11.11983-03-24228°18'N / 80°51'W28°20'N / 80°43'W8.00 Miles90 Yards0025.0M0Brevard
12.51959-04-02228°39'N / 80°51'W1.00 Mile100 Yards0125K0Brevard
15.01972-06-19328°28'N / 80°32'W28°31'N / 80°33'W3.80 Miles100 Yards0232.5M0Brevard
15.91979-07-09228°19'N / 80°36'W0.50 Mile50 Yards062.5M0Brevard
16.81983-03-24228°15'N / 81°02'W28°18'N / 80°51'W10.00 Miles90 Yards0025.0M0Osceola
17.81972-03-31228°44'N / 80°45'W1.00 Mile100 Yards01250K0Brevard
18.01971-08-04228°16'N / 80°40'W28°14'N / 80°37'W4.10 Miles77 Yards0025K0Brevard
18.11998-02-23328°24'N / 81°16'W28°29'N / 80°54'W24.00 Miles250 Yards055.0M0Orange
 Brief Description: The Kissimmee tornado moved into Orange County southeast of Orlando International Airport as a category F3. The tornado affected rural swampy areas, striking few structures except for lakeside neighborhoods on the shores of Lake Hart and Lake Mary Jane. The tornado lifted as it approached the St. Johns River on the east central border of Orange County in the Tosohatchee State Preserve.
21.71966-04-04428°13'N / 81°32'W28°26'N / 80°40'W54.80 Miles300 Yards0025.0M0Osceola
25.51964-10-14228°08'N / 80°38'W017250K0Brevard
25.81983-03-07228°07'N / 80°38'W28°10'N / 80°34'W5.00 Miles60 Yards00250K0Brevard
28.21998-02-23228°51'N / 80°56'W28°54'N / 80°51'W5.00 Miles150 Yards00500K0Volusia
 Brief Description: The same supercell that produced the Sanford tornado produced an F2 tornado that touched down just west of Interstate 95 about 5 miles west of Oak Hill. The tornado moved northeast at 45 mph blowing down trees destroying two barns and damaging 10 mobile homes and 2 houses. The tornado lifted at the town of Ariel at U.S. Highway 1.
28.21981-03-18228°40'N / 81°12'W0.50 Mile33 Yards01250K0Seminole
29.71959-04-02228°34'N / 81°16'W19250K0Orange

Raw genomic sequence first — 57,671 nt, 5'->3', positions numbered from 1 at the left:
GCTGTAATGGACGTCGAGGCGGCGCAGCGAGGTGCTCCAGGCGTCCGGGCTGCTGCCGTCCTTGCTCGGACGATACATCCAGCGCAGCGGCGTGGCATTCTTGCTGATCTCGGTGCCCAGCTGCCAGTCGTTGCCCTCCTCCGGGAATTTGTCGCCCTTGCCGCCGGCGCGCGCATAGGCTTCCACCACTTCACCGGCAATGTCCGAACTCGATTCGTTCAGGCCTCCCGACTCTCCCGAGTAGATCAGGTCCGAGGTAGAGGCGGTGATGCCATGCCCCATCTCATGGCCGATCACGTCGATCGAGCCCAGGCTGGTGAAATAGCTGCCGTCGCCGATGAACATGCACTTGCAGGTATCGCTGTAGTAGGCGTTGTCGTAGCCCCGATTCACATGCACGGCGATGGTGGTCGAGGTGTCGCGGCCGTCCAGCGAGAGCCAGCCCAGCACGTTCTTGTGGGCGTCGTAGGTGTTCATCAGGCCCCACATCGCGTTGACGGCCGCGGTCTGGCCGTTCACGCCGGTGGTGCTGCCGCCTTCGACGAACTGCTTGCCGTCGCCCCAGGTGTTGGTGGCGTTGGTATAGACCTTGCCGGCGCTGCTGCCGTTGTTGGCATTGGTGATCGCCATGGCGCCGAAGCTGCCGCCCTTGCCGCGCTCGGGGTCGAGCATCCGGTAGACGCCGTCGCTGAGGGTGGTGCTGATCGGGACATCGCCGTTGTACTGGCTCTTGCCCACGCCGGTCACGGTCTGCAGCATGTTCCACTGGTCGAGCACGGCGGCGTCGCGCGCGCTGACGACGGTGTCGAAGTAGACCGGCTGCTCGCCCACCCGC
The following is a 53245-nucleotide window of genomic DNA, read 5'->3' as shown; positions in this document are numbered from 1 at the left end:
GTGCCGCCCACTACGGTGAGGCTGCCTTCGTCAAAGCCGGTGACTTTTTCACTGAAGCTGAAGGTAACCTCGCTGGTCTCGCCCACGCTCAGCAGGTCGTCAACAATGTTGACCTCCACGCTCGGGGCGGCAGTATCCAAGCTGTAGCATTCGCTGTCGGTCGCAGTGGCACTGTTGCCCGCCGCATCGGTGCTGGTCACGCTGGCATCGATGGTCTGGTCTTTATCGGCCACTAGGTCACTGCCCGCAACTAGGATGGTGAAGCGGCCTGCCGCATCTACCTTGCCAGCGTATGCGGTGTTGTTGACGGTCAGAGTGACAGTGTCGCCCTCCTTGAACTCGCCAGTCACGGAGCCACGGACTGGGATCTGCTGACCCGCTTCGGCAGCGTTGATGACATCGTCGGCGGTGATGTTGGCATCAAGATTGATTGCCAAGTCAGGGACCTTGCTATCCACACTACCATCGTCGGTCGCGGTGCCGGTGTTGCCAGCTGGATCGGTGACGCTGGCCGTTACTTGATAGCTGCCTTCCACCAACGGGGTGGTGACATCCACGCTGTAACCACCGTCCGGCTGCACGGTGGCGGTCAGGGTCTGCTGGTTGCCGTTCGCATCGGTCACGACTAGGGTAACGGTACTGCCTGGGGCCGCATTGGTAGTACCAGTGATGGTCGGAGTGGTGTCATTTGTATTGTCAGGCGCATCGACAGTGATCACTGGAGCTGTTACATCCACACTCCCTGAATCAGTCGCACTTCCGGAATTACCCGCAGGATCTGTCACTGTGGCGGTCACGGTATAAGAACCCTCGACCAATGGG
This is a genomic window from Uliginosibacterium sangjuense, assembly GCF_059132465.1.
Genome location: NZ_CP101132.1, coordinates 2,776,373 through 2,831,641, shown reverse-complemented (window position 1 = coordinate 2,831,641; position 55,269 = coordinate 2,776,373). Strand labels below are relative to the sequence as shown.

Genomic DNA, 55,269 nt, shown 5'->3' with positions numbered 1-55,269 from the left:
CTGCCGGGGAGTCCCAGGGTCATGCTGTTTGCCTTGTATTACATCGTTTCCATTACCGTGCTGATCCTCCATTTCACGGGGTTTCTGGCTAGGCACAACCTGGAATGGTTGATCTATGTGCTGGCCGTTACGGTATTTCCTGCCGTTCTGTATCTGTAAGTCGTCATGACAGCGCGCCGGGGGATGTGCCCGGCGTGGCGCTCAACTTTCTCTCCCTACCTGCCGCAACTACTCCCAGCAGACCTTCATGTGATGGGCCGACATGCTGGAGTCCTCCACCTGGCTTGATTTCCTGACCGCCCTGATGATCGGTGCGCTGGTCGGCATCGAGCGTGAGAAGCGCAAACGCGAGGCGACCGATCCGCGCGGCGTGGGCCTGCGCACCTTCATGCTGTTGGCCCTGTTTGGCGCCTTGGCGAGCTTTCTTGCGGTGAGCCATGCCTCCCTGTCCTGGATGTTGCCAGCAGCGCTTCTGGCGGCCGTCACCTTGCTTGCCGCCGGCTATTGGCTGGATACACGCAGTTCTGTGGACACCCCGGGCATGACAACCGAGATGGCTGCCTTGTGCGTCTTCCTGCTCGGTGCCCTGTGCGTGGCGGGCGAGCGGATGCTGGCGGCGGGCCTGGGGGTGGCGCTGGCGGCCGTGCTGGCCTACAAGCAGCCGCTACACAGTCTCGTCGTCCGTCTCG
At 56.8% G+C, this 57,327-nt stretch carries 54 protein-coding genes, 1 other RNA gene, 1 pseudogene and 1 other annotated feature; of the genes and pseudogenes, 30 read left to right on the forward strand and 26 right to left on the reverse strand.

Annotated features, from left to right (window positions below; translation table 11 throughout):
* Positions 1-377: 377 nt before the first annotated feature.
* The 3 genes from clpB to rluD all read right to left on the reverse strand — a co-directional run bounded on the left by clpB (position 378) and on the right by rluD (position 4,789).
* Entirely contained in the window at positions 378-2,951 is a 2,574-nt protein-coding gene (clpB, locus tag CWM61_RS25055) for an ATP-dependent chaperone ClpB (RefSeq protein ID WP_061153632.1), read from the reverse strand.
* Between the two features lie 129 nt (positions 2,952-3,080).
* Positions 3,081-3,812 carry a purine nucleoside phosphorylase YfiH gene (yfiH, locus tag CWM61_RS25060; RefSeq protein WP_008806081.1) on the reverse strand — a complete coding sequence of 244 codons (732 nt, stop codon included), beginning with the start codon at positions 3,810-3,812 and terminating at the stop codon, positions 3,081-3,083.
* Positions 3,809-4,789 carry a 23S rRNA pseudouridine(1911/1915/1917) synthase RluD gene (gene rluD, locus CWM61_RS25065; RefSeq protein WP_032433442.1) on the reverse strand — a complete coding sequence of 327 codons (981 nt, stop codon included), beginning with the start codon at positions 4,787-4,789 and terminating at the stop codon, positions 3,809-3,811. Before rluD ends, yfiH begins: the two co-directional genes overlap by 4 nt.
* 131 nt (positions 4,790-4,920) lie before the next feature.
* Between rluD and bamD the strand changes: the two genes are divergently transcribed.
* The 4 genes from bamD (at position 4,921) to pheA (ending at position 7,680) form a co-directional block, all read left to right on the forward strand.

31.31998-02-23328°48'N / 81°09'W28°48'N / 81°09'W2.00 Miles200 Yards101.0M0Volusia
 Brief Description: The Sanford tornado crossed into Volusia County near Highway 46 and the St. Johns River where it killed a 53 year old man in a recreational vehicle at a fish camp. The tornado continued northeast for 2 miles and dissipated in a rural part of south Volusia County. M53VE
31.41979-09-03228°04'N / 80°34'W2.00 Miles40 Yards002.5M0Brevard
33.52005-10-24228°02'N / 80°34'W28°02'N / 80°34'W0.30 Mile40 Yards00150K0Brevard
 Brief Description: A rainband from Hurricane Wilma moving northwest toward the coast produced an F2 waterspout-tornado that moved on shore and removed the upper floor of a house that was built over a ground level garage. The top half of the structure was blown into US Highway A1A.
33.51978-01-08228°38'N / 81°24'W28°45'N / 81°10'W16.30 Miles33 Yards002.5M0Seminole
33.91983-02-02228°33'N / 81°22'W28°37'N / 81°18'W5.00 Miles50 Yards092.5M0Orange
34.21967-06-05228°30'N / 81°21'W0.10 Mile173 Yards002.5M0Orange
34.61998-02-23328°42'N / 81°21'W28°48'N / 81°11'W14.00 Miles200 Yards123630.0M0Seminole